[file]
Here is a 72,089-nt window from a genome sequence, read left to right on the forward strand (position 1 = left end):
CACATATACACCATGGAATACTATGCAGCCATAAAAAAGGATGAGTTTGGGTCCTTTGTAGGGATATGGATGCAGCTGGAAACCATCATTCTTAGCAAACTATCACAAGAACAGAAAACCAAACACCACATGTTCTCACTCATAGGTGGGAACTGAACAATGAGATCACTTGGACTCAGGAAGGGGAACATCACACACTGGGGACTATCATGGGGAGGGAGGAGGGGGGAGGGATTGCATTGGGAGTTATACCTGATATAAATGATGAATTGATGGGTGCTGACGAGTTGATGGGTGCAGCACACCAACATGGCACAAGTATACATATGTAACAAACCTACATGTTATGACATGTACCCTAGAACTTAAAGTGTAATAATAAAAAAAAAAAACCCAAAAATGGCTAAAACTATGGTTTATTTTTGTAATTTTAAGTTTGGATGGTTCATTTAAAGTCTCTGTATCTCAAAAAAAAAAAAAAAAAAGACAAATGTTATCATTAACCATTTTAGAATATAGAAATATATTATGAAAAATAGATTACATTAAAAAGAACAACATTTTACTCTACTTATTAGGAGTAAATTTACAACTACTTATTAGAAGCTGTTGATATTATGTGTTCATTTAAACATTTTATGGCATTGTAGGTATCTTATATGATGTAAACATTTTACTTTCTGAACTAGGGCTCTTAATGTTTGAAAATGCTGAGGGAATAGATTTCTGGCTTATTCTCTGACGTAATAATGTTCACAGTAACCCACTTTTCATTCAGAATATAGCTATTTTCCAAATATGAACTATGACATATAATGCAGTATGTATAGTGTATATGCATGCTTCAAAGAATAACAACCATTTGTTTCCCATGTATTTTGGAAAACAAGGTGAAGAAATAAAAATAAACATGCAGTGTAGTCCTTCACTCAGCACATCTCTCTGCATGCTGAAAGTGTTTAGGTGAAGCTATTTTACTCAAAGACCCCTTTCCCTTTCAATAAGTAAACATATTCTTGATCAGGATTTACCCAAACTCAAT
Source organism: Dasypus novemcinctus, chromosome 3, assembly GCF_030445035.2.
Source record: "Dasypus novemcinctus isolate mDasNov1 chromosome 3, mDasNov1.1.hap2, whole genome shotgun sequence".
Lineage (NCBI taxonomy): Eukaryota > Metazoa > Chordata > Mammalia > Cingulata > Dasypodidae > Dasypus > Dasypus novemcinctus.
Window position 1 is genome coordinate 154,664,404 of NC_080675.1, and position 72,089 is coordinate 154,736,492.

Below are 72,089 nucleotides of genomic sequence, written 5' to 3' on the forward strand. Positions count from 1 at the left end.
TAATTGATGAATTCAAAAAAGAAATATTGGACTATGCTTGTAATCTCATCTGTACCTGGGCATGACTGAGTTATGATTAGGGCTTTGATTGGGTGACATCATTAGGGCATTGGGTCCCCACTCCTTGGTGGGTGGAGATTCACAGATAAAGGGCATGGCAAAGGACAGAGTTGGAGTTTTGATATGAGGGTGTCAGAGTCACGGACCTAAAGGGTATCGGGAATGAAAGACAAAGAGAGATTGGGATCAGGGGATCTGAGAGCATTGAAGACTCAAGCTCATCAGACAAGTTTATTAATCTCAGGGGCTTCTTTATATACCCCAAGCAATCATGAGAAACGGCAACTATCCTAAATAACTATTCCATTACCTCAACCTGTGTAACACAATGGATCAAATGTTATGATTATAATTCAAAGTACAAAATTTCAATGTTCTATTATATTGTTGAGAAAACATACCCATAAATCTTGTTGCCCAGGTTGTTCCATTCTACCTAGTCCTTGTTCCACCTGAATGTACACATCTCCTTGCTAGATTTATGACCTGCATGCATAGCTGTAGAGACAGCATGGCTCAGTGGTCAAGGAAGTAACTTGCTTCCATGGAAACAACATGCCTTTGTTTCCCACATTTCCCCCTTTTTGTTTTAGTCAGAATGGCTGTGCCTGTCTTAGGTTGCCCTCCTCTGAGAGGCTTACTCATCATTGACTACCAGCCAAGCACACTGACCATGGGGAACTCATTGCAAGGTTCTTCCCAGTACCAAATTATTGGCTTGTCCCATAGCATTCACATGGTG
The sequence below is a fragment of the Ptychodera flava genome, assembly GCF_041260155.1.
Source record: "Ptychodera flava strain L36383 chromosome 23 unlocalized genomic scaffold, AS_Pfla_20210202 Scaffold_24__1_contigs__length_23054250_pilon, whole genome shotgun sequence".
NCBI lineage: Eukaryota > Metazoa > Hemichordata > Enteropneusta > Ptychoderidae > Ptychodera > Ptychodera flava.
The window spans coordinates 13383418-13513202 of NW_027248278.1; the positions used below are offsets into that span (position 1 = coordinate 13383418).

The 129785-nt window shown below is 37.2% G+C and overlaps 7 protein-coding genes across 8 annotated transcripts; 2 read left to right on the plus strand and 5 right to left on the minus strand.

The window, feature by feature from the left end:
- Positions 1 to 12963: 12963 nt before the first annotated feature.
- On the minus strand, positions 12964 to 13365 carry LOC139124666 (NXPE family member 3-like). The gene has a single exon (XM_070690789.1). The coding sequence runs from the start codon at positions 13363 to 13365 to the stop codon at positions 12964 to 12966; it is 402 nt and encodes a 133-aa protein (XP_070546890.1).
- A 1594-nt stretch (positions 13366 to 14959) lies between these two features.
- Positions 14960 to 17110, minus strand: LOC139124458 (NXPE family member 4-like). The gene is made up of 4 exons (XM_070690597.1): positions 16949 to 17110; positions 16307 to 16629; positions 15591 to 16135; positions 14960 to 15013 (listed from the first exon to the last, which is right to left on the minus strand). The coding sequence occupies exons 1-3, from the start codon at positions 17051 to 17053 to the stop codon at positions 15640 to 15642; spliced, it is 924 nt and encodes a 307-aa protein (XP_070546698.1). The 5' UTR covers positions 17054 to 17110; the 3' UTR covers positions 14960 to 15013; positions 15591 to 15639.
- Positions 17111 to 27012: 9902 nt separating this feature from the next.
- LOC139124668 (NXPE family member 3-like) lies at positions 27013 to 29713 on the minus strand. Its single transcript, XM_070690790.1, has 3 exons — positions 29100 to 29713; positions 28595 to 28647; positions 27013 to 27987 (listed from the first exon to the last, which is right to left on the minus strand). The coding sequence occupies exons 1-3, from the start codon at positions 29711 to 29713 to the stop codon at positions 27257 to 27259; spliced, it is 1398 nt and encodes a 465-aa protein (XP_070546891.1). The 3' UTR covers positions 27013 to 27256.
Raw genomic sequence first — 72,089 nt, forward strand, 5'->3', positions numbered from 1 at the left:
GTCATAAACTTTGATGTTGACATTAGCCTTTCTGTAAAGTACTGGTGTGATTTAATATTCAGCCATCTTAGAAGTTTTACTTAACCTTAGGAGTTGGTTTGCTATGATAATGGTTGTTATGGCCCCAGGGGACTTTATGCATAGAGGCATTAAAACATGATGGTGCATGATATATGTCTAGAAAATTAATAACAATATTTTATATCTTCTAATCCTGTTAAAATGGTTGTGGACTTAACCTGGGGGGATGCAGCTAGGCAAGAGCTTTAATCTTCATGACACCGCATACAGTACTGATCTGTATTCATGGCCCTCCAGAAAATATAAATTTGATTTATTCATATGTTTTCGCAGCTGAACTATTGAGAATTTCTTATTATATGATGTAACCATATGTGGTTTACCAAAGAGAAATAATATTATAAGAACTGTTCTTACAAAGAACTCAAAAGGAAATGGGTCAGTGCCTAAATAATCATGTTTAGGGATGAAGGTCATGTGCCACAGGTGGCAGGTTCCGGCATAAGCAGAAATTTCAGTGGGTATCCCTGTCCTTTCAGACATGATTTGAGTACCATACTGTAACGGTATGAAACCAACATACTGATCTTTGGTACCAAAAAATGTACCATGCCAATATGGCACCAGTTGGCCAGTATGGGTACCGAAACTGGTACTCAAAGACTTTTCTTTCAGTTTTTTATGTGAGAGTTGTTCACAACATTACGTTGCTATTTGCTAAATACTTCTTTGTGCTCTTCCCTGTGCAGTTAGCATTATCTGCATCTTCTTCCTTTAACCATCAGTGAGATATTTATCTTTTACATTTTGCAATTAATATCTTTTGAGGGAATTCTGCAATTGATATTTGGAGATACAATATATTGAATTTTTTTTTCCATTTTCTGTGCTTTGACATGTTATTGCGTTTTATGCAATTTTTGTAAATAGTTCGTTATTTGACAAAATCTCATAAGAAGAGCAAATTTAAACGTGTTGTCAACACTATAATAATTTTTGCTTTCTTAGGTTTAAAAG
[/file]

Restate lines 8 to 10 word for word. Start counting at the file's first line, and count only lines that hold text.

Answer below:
TAATTGATGAATTCAAAAAAGAAATATTGGACTATGCTTGTAATCTCATCTGTACCTGGGCATGACTGAGTTATGATTAGGGCTTTGATTGGGTGACATCATTAGGGCATTGGGTCCCCACTCCTTGGTGGGTGGAGATTCACAGATAAAGGGCATGGCAAAGGACAGAGTTGGAGTTTTGATATGAGGGTGTCAGAGTCACGGACCTAAAGGGTATCGGGAATGAAAGACAAAGAGAGATTGGGATCAGGGGATCTGAGAGCATTGAAGACTCAAGCTCATCAGACAAGTTTATTAATCTCAGGGGCTTCTTTATATACCCCAAGCAATCATGAGAAACGGCAACTATCCTAAATAACTATTCCATTACCTCAACCTGTGTAACACAATGGATCAAATGTTATGATTATAATTCAAAGTACAAAATTTCAATGTTCTATTATATTGTTGAGAAAACATACCCATAAATCTTGTTGCCCAGGTTGTTCCATTCTACCTAGTCCTTGTTCCACCTGAATGTACACATCTCCTTGCTAGATTTATGACCTGCATGCATAGCTGTAGAGACAGCATGGCTCAGTGGTCAAGGAAGTAACTTGCTTCCATGGAAACAACATGCCTTTGTTTCCCACATTTCCCCCTTTTTGTTTTAGTCAGAATGGCTGTGCCTGTCTTAGGTTGCCCTCCTCTGAGAGGCTTACTCATCATTGACTACCAGCCAAGCACACTGACCATGGGGAACTCATTGCAAGGTTCTTCCCAGTACCAAATTATTGGCTTGTCCCATAGCATTCACATGGTG
The sequence below is a fragment of the Ptychodera flava genome, assembly GCF_041260155.1.
Source record: "Ptychodera flava strain L36383 chromosome 23 unlocalized genomic scaffold, AS_Pfla_20210202 Scaffold_24__1_contigs__length_23054250_pilon, whole genome shotgun sequence".